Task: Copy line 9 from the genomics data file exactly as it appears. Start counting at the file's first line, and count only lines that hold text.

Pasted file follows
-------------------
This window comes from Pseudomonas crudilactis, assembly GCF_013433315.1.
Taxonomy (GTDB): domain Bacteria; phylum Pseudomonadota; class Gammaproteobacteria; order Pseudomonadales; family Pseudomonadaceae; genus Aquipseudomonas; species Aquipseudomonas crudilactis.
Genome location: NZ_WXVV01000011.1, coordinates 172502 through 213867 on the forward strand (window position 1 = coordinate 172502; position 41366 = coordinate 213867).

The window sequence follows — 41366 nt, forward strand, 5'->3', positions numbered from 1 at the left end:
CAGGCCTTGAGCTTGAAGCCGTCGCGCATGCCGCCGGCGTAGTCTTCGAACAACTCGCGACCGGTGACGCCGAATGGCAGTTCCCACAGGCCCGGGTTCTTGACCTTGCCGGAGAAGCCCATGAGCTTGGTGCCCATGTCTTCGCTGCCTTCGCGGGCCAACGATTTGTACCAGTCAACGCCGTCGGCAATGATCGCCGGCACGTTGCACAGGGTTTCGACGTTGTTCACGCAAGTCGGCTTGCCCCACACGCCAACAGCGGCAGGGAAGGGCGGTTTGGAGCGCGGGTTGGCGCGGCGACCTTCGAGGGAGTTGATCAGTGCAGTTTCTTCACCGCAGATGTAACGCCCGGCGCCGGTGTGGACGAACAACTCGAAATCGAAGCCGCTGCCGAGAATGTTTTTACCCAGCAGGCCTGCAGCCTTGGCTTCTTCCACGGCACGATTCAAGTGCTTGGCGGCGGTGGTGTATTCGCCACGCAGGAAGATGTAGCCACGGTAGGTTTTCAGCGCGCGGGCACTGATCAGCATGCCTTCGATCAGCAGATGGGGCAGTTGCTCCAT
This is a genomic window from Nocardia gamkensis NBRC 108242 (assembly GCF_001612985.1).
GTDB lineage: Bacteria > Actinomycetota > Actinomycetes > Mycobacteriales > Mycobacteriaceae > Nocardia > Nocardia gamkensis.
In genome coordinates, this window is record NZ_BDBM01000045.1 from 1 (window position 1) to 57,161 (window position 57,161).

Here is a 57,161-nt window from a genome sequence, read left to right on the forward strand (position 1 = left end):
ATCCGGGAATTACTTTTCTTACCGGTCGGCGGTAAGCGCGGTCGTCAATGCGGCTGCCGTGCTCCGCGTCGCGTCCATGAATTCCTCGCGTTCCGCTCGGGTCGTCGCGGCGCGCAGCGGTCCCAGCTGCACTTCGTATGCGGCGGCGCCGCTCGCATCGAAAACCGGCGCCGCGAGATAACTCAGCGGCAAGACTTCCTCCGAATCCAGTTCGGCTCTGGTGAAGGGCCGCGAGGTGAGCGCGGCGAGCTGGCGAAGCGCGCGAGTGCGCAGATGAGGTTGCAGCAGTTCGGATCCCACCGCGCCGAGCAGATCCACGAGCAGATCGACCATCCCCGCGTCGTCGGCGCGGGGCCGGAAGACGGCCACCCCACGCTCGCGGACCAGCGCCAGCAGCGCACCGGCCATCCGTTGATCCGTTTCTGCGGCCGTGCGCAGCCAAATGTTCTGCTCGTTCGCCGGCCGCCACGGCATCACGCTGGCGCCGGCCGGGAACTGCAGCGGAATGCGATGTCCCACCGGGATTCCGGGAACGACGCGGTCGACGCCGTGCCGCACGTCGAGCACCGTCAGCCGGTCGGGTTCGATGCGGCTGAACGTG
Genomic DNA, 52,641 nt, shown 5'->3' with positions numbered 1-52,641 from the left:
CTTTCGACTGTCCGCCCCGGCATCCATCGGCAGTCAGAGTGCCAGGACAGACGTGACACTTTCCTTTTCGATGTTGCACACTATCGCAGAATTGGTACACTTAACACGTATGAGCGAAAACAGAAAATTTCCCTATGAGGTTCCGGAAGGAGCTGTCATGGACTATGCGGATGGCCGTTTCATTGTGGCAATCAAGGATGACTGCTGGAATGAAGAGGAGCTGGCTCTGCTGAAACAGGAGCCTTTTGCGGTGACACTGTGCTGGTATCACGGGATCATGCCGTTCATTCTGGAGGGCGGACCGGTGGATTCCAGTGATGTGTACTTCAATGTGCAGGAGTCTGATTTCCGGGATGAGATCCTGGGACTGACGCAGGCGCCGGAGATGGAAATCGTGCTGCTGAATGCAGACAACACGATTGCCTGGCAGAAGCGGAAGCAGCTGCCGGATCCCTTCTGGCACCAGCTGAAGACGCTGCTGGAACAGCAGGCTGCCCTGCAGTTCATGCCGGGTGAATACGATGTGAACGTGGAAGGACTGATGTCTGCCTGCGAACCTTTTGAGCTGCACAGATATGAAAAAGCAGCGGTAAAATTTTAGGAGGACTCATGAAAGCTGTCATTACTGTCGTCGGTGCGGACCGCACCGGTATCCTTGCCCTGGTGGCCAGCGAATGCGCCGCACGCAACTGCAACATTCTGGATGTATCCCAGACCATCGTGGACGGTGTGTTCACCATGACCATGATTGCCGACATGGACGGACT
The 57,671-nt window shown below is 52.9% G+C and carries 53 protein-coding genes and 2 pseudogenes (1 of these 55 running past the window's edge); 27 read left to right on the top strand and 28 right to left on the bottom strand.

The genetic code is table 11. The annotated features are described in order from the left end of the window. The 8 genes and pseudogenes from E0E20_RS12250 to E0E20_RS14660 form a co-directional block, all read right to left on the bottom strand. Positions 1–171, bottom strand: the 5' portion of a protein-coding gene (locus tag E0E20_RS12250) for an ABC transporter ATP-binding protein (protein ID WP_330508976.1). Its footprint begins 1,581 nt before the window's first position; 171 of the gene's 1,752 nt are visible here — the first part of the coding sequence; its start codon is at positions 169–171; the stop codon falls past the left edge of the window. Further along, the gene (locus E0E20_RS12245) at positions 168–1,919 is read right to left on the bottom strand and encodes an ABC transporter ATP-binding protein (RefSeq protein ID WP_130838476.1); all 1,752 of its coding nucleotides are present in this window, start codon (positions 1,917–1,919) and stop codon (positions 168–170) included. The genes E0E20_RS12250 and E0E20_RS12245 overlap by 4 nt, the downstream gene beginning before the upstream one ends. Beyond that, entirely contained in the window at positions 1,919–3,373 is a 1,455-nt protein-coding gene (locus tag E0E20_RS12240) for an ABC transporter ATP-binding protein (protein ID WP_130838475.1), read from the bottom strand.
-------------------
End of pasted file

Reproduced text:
Here is a 57,161-nt window from a genome sequence, read left to right on the forward strand (position 1 = left end):